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[BOAI] Re: OA policies and their "weight"
From: Stevan Harnad <harnad AT ecs.soton.ac.uk>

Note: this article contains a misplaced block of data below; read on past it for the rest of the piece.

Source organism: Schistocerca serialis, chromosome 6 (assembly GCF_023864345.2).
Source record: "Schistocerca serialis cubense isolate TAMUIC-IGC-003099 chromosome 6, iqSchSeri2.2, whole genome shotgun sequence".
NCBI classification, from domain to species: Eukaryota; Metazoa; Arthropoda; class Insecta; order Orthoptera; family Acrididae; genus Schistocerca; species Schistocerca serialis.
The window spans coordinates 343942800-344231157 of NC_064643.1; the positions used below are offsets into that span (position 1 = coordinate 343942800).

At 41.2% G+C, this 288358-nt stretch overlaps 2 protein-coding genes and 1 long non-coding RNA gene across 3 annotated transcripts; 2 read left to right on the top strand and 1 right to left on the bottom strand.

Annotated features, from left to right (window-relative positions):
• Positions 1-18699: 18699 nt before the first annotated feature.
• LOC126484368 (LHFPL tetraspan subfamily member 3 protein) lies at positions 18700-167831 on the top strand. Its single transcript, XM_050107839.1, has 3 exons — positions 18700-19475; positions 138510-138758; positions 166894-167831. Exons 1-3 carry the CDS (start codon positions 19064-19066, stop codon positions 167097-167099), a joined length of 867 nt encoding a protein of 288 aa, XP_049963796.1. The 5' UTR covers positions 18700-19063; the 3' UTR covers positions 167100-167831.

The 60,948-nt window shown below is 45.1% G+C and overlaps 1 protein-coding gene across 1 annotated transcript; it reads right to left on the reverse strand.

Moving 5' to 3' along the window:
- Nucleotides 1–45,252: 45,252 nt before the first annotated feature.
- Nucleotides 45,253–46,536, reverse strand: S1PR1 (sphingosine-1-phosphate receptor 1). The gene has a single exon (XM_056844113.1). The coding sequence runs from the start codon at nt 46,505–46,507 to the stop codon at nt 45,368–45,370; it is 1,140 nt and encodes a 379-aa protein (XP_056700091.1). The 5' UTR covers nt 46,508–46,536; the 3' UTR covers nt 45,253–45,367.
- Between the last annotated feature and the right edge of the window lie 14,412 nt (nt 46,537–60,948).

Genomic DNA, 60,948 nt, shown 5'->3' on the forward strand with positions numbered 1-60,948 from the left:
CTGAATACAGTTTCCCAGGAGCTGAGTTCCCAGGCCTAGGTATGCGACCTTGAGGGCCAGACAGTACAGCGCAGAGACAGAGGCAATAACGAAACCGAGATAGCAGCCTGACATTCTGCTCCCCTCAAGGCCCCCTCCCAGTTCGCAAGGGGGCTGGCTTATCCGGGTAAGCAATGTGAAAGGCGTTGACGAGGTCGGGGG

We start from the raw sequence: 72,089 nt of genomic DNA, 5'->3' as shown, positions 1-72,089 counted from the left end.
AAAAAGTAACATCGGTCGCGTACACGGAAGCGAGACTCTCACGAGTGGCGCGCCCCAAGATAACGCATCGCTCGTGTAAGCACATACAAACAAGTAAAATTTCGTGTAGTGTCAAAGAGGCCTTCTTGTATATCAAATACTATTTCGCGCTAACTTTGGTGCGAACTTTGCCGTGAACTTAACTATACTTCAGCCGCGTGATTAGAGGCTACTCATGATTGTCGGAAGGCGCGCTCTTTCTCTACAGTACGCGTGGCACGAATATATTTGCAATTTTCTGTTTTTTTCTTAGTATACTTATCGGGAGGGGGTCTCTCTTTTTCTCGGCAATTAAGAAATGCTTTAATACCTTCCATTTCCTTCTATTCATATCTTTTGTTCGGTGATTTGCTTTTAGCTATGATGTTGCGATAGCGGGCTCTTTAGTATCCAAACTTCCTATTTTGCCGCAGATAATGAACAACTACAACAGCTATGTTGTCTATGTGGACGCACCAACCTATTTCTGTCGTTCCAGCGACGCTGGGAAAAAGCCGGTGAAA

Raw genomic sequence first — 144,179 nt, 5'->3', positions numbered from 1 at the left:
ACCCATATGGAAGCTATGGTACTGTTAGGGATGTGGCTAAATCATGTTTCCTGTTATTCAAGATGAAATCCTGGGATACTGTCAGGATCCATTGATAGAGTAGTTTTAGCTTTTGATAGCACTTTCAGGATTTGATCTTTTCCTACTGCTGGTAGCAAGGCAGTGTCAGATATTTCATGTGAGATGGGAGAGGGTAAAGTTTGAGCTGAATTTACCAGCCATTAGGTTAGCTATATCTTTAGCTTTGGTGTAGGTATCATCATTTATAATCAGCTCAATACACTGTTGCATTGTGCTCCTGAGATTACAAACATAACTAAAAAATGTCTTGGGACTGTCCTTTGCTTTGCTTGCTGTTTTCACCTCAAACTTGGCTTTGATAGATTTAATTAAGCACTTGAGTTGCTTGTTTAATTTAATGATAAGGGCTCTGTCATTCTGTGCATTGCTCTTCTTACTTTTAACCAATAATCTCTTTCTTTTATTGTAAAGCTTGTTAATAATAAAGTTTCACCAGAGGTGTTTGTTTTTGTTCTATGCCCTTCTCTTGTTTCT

On Tue, 20 Jul 2010, Frederick Friend wrote: > I am glad that Isabel Bernal has sent this message about the excellent OA > developments in Spain. I was becoming concerned that comments on the ↵ MELIBEA > service - whether justified or unjustified - were giving the impression ↵ that > our Spanish colleagues are adopting a faulty approach to OA (1) The (friendly) critique was of MELIBEA, not of CSIC or Spain. (2) The critique was not of an approach to OA but of an approach to evaluating approaches to OA. (3) MELIBEA is a (potentially important) project of a CSIC lab (IATA) that was presented at OR2010 http://accesoabierto.net/node/61 > (can any way of bringing OA be faulty?). Yes it can (e.g., if it is unsuccessful, or needlessly less successful than it could be). > I have looked at both the Digital.CSIC and > Revistas.CSIC sites, and I found them attractive and very easy to use ↵ (which > unfortunately cannot be said about all repositories). There are more attractive repositories and less attractive repositories. Their appearance matters infinitely less than their success in capturing their total target OA contents (which can only be determined by comparing their annual deposits to their total annual target output). OA contents are not searched and retrieved at the repository level, but at the harvester level. Hence the attractiveness of an individual repository, be it institutional or central, is of rather minor importance. (Neither the attractiveness nor even the deposit rate of the CSIC repository is relevant to the point under discussion, which is about how to go about evaluating institutional and funder OA policies, e.g., as MELIBEA is being designed to do.) > The policies underpinning the dual approach make a lot of sense > as national policies. I am not sure what "dual approach" policy is the intended referent ↵ here, or whose, but I assume it is (1) green OA self-archiving mandates and (2) gold OA publishing payment commitments. The latter (2) only makes sense after the former (1) has been adopted. As Isabel Bernal indicates below, CSIC has not yet mandated green OA (1). None of this has anything to do with evaluating MELIBEA, the evaluator of OA policies. > OA supporters in every country have to encourage OA in whatever > way suits their political and cultural environment, and it seems > to me that this is what our Spanish colleagues are doing very effectively. Until a country or funder or institution mandates green OA self-archiving, it has not yet been effective in promoting or providing OA. the substantive is wondering about what might be the substantive issue underlying this exchange with Fred, it is the usual one, about putting the gold cart before the green horse.) Stevan Harnad > Fred Friend > JISC Scholarly Communication Consultant > Honorary Director Scholarly Communication UCL > > > ----- Original Message ----- From: "Isabel Bernal" > <isabel.bernal AT BIB.CSIC.ES> > To: <JISC-REPOSITORIES AT JISCMAIL.AC.UK> > Sent: Tuesday, July 20, 2010 5:27 PM > Subject: Re: [BOAI] Re: OA policies and their "weight" > > > Good afternoon everybody, > > Following the ongoing discussion in which the CSIC (Spanish National > Research Council) and its open access efforts have been mentioned, we ↵ would > like to clarify the following: > > The CSIC Presidency signed the Berlin Declaration on Open Access in ↵ January > 2006, and as a result of it the Spanish National Research Council is ↵ driving > and implementing open access principles through 2 institutional ↵ initiatives: > > -Digital.CSIC (https://digital.csic.es/) is the institutional repository > that provides open access to, organises and preserves the scientific ↵ output > resulting from the research activities by CSIC 147 institutes and centers. > The repository is a project by CSIC Libraries Coordination Unit. > > -Revistas-CSIC (http://revistas.csic.es/) provides open access to the 35 > scientific Journals published by the institution, covering a wide variety ↵ of > scientific disciplines. To date, 14 Journals provide immediate open ↵ access, > while 22 apply an embargo period of six months. Before the end of this ↵ year, > at least 4 more Journals are planned to move to full OA. Revistas-CSIC is ↵ a > project run by the CSIC Publication Department, and is a member of OASPA > under the category of OA Professional Publishing Organization. > > These 2 initiatives fall within the CSIC Vice-presidency of Organization ↵ and > Institutional Relations. > > To date, CSIC does not have an open access institutional mandate. In the > absence of a nation-wide open access related law yet, there are regional > laws in favour of open access that have a direct effect on CSIC, such as > that of the Government of the Community of Madrid. > > Thus, MELIBEA should not be considered a CSIC institutional project. > > Best wishes, > > Agnès Ponsati, Director of CSIC Libraries Coordination Unit > > Ramón Rodríguez, Coordinator of Revistas-CSIC > > > > -----Mensaje original----- > De: boai-forum-bounces AT ecs.soton.ac.uk > [mailto:boai-forum-bounces AT ecs.soton.ac.uk] En nombre de Stevan Harnad > Enviado el: lunes, 19 de julio de 2010 15:56 > Para: boai-forum AT ecs.soton.ac.uk > CC: SPARC Open Access Forum; JISC-REPOSITORIES AT JISCMAIL.AC.UK; > AMERICAN-SCIENTIST-OPEN-ACCESS-FORUM AT LISTSERVER.SIGMAXI.ORG > Asunto: [BOAI] Re: OA policies and their "weight" > > Dear Reme, if I may also make an intervention in your exchange with Steve > Hitchcock about the MELIBEA OA policy evaluator: > http://www.accesoabierto.net/politicas/ > > The MELIBEA service is extremely timely and promising, and could be > potentially useful and even influential in shaping OA mandates -- but that > makes it all the more important to get it right, rather than releasing > MELIBEA prematurely, when it still risks increasing confusion rather than > providing clarity and direction. > > You are right to point out that -- unlike the CSIC's University Ranking ↵ and > the Repository Ranking -- the policy evaluator is not really a ranking. ↵ But > you have set up the composite algorithm and the graphics to make it a > ranking just the same. > > You are also point out, correctly, that the policy criteria for ↵ institutions > and funders are not (and should not be) the same. Yet, with the MELIBEA > coding as well as the algorithm, they are treated the same way. > > You also point out, rightly, that gold OA publishing policy is not central > to institutional OA policy making, yet there it is, as part of the MELIBEA > algorithm. > > You also point out that the color code has nothing to do with the ↵ "green" OA > coding -- yet there it is, competing with the widespread use of green to > designate self-archiving, and thereby causing confusion, both overt and > covert. > > I would be more than happy to give you feedback on every aspect of MELIBEA > -- it could be a useful and natural complement to the ROARMAP registry of ↵ OA > policies. > > But as it is designed now, I can only agree with Steve Hitchcock's points > and conclude that consulting MELIBEA today would be likely to induce > confusion and would not help in bringing the all-important focus and > direction to OA policy-making that I am sure CSIC, too, seeks, and seeks ↵ to > help bring about. > > Here are just a few prima facie points: > > (1) Since MELIBEA is not, and should not be construed as a ranking of OA > policies -- especially because it includes both institutional and funder > policies -- it is important NOT to plug it into an algorithm until and > unless the algorithm has first been carefully tested, with consultation, ↵ to > make sure it weights policy criteria in a way that optimizes OA progress ↵ and > guides policy-makers in the right direction. > > (2) For this reason, it is more important to allow users to generate > separate flat lists of institutions or funders on the various policy > criteria, considered and compared independently, rather than on the basis ↵ of > a prematurely and arbitrarily weighted joint algorithm. > > (3) This is all the more important since the data are based on less then ↵ 200 > institutions, whereas the CSIC University Rankings are based on thousands. > Since the population is still so small, MELIBEA risks having a > disproportionate effect on initial conditions and hence direction-setting; > all the more reason NOT to amplify noise and indirection by assigning > untested initial weights without carefully thinking through and weighing ↵ the > consequences. > > (4) A potential internal cross-validator of some of the criteria would be ↵ a > reliable measure of outcome -- but that requires much more attention to > estimating the annual size and growth-rate of each repository (in terms of > OA's target contents, which are full-text articles), normalized for > institution size and annual total target output. Policy criteria (such as > request/require or immediate/delayed) should be cross-validated against > these outcome measures (such as percentage and growth rate of annual ↵ target > output). > > (5) The MELIBEA color coding needs to be revised, and revised quickly, if > there is to be an algorithm at all. All those arbitrary colors in the > display of single repositories as ranked by the algorithm are both > unnecessary and confusing. The objective should be to order and focus > clearly and intuitively. Whatever is correlated with more green OA output > (such as a higher level or faster growth rate in OA's target content) ↵ should > be coded as darker or bigger shades of green. The same should be true for > the policy criteria, separately and jointly: in each case, ↵ request/require, > delayed/immediate, etc., the greenward polarity is obvious and intuitive. > This should be reflected in the graphics as well as in any comparative > rankings. > > (6) If you include repositories with no OA policy at all (i.e., just a > repository and an open invitation to deposit) then all you are doing is > duplicating ROAR and ROARMAP, whereas the purpose, presumably, of MELIBEA, > is to highlight, weigh and compare specific policy differences among (the > very few) repositories that DO have policies. > > (7) The sign-up data -- > http://www.accesoabierto.net/politicas/nueva.php?directorio=politicas -- ↵ are > also rather confusing; the criteria are not always consistent, relevant or > applicable. The sign-up seems to be designed to make a funder mandate the > generic option, whereas this is quite the opposite of reality. There are ↵ far > more institutions and institutional repositories and policies than ↵ funders. > There should be separate criterial lists for institutional policies and ↵ for > funder policies; they are not the same. There is also far too much focus ↵ on > gold OA policy and payment. If included at all, this should only be at the > end, as an addendum, not the focus at the beginning, and on a par with ↵ green > OA policy. > > (8) There is also potential confusion on the matter of ↵ "waivers": There are > two aspects of a mandate. One concerns whether or not deposit is required > (and if so, whether that requirement can be waived) and the other concerns > whether or not rights-reservation is required (and if so, whether that > requirement can be waived). These two distinct and independent > requirements/waivers are completely conflated in the current version of > MELIBEA. > > I hope there will be substantive consultation and conscientious redesign ↵ of > these and other aspects of MELIBEA before it is can recommended for ↵ serious > consideration and use. > > Stevan Harnad > > > On 2010-07-19, at 5:18 AM, Remedios Melero wrote: > >> Dear Steve, >> >> I apologize for the delay in my response, but I will try to give some > explanations to make clear some issues you raised in your message (my > comments are in capital letters, to distinguish them from yours) >> >> >> >> El 15/07/2010 11:22, Steve Hitchcock escribió: >> > Reme, Thank you for bringing this new service to our ↵ attention. OA > policies are vitally important to the development of institutional > repositories, and services that can highlight and bring attention to this > development can be valuable. >> > >> > There are a few aspects of the validation aspects of the new ↵ MELIBEA > service that confuse, and possibly trouble, me. The first is the main > indicator, %OAval, which is the most visible result for a policy. What do > you expect this will tell people about a given policy? I randomly selected ↵ a > couple of policies, one of which was for my own school, to find they each > scored about 50%. I would expect these to be among the leaders in terms of > OA policies, so this seems a surprisingly unhelpful score. >> > >> > So what's the explanation? Note that the objects being evaluated ↵ are > institutional OA policies; they are effectively being presented in ↵ relation > to institutional repositories when the policy specifies where to archive ↵ is > an IR with a URL. It seems that the scores include ratings for OA > publication policy, libre vs gratis OA, publisher pdf, sanctions (score if > Yes), incentives (score if Yes), etc., some of which an institution might > specify but which might not apply to an IR >> > http://www.accesoabierto.net/politicas/politicas_estructura.php >> > . However you weight these factors they are still contributors ↵ to the > overall score, so a policy that is specific to an IR is immediately > handicapped, or appears to be unless there is more context to understand ↵ the > scores. >> > >> > >> > >> AS I WROTE BEFORE THIS IS NOT A RANKING, IT IS NOT THE AIM OF MELIBEA ↵ BUT > TO HAVE A KIND OF REFERENCE ON WHAT TOPICS, ISSUES OR MATTERS TO BE ↵ INCLUDED > IN AN OA POLICY. WE ARE TALKING ABOUT INSTITUTIONAL POLICIES OF DIFFERENTE > NATURE, NOT ABOUT REPOSITORIES POLICIES. IF THE POLICY ONLY TALKS ABOUT ↵ THE > REQUIREMENT TO DEPOSIT IN A REPOSITORY, IT SHOULD SPECIFY WHAT, WHEN AND > UNDER WHAT CONDITIONS, IF ANY. IT IS NOT THE SAME TO SAY WHAT DOCUMENTS ↵ AND > WHAT VERSIONS AND WHEN THAN SIMPLY SAY " ANY" OR "AS SOON ↵ AS POSSIBLE" (this > could be a month after publication or years after publication, depending ↵ on > one's criteria). GOLD ROUTE, NEVER IS REQUIRED ACCORDING OUR APPROACH ↵ ("Gold > (Recommended in OA journals") AND NOT ALL OA JOURNALS ARE SUPPORTED ↵ BY SAME > ECONOMIC MODEL. >> >> >> > Which leads me to another question on the visualisation of the >> > validator, > and its use of green, gold (and red) in the meter. Do the green and gold > refer the the classic OA colours? This would be quite convenient, since it > would appear that the green repository policies I mentioned above are > achieving almost full scores in the green zone of the meter. However, I > suspect this cannot be the case, because it would assume that institutions > must have a green AND gold policy, but not simply gold (whatever argument > could be put for that). >> > >> > >> COLORS DO NOT MEAN THAT, WE WANTED JUST TO DISTINGUISH ZONES LIKE IT ↵ WERE > A SPECTRA. >> >> > It is important that new services should help reveal and promote ↵ OA > policies, as you seek to do, but at the same time not to prejudice the > development of such policies by mixing and not fairly separating the > contributing factors, especially where these relate to different types of > OA. >> > >> > >> I DO NOT THINK WE ARE MIXING, IN FACT THERE TWO MODELS, ONE FOR UNIV. ↵ AND > RESEARCH CNETRES AND ANOTHER FOR FUNDERS AND GOV. INSTITUTIONS AND THE > QUESTIONS FOR THEM ARE DIFFERENT, for instance, FOR A FUNDER THE QUESTION > ABOUT DEPOSIT O THESIS IS NOT APPLICABLE. >> IN SUMMARY, OUR MODEL COULD NOT BE "PERFECT" BUT I IS ONE, ↵ WHICH COULD > DETECT DIFFERENCES BETWEEN REQUEST AND REQUIRE, WHO, WHAT , WHEN IF THERE > ARE ANY INCENTIVES OR SANCTIONS ( this has not to be a negative point but > to remember we should assume reponsible attitudes). >> >> However we will revise the model to see if we can make any ↵ improvement to > make it clear, we are working also in a graph interface to show some data ↵ in > graphical form. >> Best wishes >> Reme >> >> > >> > > R. Melero >> > > IATA, CSIC >> > > Avda Agustín Escardino 7, 46980 Paterna (Valencia), Spain >> > > TEl +34 96 390 00 22. Fax 96 363 63 01 >> > > E-mail >> > > rmelero AT iata.csic.es >> > > >> > > >> > > http://www.accesoabierto.net >> > > >> > > >> > > -- >> > > >> > > >> >> >> -- >> To unsubscribe from the BOAI Forum, use the form on this page: >> http://www.soros.org/openaccess/forum.shtml?f > > > > -- > To unsubscribe from the BOAI Forum, use the form on this page: > http://www.soros.org/openaccess/forum.shtml?f > -- To unsubscribe from the BOAI Forum, use the form on this page: http://www.soros.org/openaccess/forum.shtml?f